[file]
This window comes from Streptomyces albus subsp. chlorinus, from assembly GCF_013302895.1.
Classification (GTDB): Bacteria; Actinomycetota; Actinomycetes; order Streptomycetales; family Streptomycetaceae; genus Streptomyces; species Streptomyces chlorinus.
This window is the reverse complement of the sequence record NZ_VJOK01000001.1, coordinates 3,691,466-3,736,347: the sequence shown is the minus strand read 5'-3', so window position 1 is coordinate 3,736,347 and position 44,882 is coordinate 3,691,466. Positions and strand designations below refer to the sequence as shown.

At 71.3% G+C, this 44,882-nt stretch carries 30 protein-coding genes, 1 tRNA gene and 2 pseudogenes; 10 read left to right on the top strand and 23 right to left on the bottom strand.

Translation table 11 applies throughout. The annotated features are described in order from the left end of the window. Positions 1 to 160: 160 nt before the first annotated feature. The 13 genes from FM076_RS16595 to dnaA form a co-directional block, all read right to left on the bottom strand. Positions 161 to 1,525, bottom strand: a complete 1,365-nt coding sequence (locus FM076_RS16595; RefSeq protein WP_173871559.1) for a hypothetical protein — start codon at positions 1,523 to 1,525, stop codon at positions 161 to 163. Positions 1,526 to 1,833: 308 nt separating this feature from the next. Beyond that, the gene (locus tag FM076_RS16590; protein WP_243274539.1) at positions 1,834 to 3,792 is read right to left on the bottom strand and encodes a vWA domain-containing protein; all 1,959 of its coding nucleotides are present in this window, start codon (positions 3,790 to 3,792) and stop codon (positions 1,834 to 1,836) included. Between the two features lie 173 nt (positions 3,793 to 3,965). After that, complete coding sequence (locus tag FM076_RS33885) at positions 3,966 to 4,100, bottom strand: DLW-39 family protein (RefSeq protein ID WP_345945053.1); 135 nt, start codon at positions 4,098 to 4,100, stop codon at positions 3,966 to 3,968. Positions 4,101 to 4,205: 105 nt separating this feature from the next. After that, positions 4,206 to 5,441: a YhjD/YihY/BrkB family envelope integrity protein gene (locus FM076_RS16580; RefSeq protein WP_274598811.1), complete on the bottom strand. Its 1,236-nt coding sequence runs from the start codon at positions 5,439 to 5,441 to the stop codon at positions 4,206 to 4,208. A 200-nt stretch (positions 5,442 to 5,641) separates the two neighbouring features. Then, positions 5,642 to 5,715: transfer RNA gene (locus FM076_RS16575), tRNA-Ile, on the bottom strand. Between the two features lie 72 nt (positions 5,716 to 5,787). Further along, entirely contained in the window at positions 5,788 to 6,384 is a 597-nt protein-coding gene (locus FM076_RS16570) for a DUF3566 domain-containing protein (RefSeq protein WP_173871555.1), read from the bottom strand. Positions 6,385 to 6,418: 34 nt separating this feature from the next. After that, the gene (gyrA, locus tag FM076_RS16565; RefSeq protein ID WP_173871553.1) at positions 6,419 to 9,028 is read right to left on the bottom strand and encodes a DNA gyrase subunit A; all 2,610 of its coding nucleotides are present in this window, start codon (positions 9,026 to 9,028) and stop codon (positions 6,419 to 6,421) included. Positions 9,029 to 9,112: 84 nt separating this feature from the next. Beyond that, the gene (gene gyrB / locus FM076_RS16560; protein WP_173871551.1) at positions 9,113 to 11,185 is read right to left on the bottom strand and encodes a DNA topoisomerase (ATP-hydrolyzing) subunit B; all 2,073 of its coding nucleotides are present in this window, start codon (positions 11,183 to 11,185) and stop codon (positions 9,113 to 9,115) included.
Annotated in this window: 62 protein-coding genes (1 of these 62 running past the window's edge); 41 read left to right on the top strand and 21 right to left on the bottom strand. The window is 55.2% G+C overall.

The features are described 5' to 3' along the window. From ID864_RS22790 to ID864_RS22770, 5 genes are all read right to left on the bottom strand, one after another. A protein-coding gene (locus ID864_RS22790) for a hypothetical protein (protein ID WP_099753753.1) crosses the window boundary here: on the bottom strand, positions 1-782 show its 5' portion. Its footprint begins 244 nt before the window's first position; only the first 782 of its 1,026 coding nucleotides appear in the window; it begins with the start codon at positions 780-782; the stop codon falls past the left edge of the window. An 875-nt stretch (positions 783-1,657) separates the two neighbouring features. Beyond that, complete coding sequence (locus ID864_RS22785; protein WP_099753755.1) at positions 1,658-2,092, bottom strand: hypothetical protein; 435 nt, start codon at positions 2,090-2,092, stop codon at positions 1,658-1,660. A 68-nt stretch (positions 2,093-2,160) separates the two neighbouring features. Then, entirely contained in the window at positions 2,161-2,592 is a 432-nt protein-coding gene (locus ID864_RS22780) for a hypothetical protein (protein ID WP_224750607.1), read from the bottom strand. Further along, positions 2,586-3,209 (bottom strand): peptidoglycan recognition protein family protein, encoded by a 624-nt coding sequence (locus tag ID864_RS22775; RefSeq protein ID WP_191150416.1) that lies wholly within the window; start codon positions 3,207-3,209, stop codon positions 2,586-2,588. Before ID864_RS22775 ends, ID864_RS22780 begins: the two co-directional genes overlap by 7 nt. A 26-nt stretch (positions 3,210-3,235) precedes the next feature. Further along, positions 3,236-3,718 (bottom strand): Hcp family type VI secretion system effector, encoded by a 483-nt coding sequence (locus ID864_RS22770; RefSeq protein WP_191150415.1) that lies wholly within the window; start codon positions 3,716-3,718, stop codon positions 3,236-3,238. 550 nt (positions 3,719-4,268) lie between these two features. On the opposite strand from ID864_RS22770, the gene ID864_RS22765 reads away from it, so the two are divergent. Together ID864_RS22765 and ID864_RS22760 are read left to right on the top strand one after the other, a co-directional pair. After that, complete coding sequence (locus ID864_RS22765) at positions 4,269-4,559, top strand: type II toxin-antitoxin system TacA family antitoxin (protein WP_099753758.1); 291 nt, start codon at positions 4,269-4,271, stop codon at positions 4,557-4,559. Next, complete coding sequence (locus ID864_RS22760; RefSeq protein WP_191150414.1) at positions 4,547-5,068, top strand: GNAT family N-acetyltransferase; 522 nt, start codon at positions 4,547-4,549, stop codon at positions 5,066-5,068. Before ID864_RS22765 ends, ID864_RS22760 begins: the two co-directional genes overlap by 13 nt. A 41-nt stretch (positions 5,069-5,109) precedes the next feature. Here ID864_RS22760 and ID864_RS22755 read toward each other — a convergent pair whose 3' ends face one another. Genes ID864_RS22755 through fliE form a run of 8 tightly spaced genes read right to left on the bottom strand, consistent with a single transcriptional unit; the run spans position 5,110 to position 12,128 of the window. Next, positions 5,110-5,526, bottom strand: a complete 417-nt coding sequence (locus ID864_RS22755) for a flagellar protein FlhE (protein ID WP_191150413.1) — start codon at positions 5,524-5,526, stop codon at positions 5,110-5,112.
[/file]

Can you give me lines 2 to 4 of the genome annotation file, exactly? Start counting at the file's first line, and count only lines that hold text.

Classification (GTDB): Bacteria; Actinomycetota; Actinomycetes; order Streptomycetales; family Streptomycetaceae; genus Streptomyces; species Streptomyces chlorinus.
This window is the reverse complement of the sequence record NZ_VJOK01000001.1, coordinates 3,691,466-3,736,347: the sequence shown is the minus strand read 5'-3', so window position 1 is coordinate 3,736,347 and position 44,882 is coordinate 3,691,466. Positions and strand designations below refer to the sequence as shown.

At 71.3% G+C, this 44,882-nt stretch carries 30 protein-coding genes, 1 tRNA gene and 2 pseudogenes; 10 read left to right on the top strand and 23 right to left on the bottom strand.